Congresswoman Maxine Waters was the keynote speaker at a recent forum designed to help Black and other non-White businesses, as well as those run by women, gain greater access to major banks and brokers to help sustain and establish their corporations.
“Since the recession really took hold in December 2007,” the congresswoman explained, “about 2.3 million homes have been repossessed by banks. Currently, about one in 10 American households, with a mortgage, is at risk of foreclosure.”
According to Waters, the non-White communities across the United States suffered the most in this economic downturn, because African American and Latino families represent more than half of all California foreclosures. This data came from the Center for Responsible Lending which also notes that African American and Latino foreclosure rates, respectively, are more than double those of White borrowers in California.
On the business side, the Black community has been impacted by the disproportionate distribution of foreclosed properties given to brokers from outside of Black areas for resale. Many Black-owned real estate offices have been forced to close down their businesses because of the disparities. “These are a couple of (the) reasons why I have worked so hard to help to offer more solutions to the problems facing our community,” Waters told those in attendance.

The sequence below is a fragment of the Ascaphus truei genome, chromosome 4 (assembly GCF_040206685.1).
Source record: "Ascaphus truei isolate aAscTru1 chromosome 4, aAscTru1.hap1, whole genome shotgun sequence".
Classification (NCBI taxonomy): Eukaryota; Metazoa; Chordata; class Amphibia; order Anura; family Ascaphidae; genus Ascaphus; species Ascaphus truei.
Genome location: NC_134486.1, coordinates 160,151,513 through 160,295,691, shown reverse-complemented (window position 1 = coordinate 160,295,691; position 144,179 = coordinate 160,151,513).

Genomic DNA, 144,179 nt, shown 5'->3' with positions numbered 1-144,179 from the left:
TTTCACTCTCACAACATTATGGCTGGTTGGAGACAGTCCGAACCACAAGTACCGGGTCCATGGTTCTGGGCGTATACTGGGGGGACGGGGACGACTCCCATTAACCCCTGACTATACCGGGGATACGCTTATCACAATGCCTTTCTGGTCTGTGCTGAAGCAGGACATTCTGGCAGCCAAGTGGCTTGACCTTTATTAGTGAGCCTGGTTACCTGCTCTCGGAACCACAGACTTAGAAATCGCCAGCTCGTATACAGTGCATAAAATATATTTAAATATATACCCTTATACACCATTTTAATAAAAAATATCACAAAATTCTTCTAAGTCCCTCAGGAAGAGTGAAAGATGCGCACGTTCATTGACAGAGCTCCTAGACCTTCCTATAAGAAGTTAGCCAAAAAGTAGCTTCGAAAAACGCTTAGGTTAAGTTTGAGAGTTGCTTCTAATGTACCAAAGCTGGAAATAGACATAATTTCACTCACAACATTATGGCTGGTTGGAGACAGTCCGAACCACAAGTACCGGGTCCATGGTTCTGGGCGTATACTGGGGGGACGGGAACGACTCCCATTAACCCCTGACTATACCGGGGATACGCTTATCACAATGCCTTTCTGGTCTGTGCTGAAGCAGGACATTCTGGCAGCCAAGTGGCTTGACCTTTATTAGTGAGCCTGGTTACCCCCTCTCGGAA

“We all reached out to (Rep. Waters),” Inglewood Century 21 owner Denise Woods said. “Some of us reached out individually to her as real estate professionals; African American real estate professionals. Then we decided we would come together as a group for the whole organization . . .”
“We told her what we were dealing with as far as the financial institutions were concerned in the distribution of their resale (and) their foreclosure properties, because we (African American real estate brokers) were being excluded. . . . the banks were using agents from outside of (the Black community).”
Within President Barack Obama’s Wall Street Reform bill were provisions authored by Waters that establishes a $1 billion program with The U.S. Department of Housing and Urban Development (HUD) to provide low-interest loans to unemployed homeowners in danger of losing there homes.
CEO Mark Alston of Alston and Associates Mortgage Company applauded the efforts of the congresswoman. “I am proud to say that I am the friend of someone who will stand up for those in our community,” Alston said. “I started looking at the numbers and the data (regarding Black businesses and Black foreclosure rates). After I saw the data, I got (angry). The economy and the recession has got me in a corner, I thought. I’m tired of working hard and not being able to go to the dentist. That is why this meeting is important.”
Alston emphasized that the Black community and its businesses need to understand what steps are necessary to remedy the problem of foreclosures. In addition, he pointed out the need to understand what policies and laws are in place to help those businesses and homeowners who face troubling situations due to lack of finances.
“You need to understand that you as a homeowner or business owner are not in the fight alone. You have people in government like (Waters) fighting for you.”
The corporations and businesses attending the summit included Citibank, Chase Bank, members of the Consolidated Board of Realists, and representatives from Fannie Mae and Freddie Mac.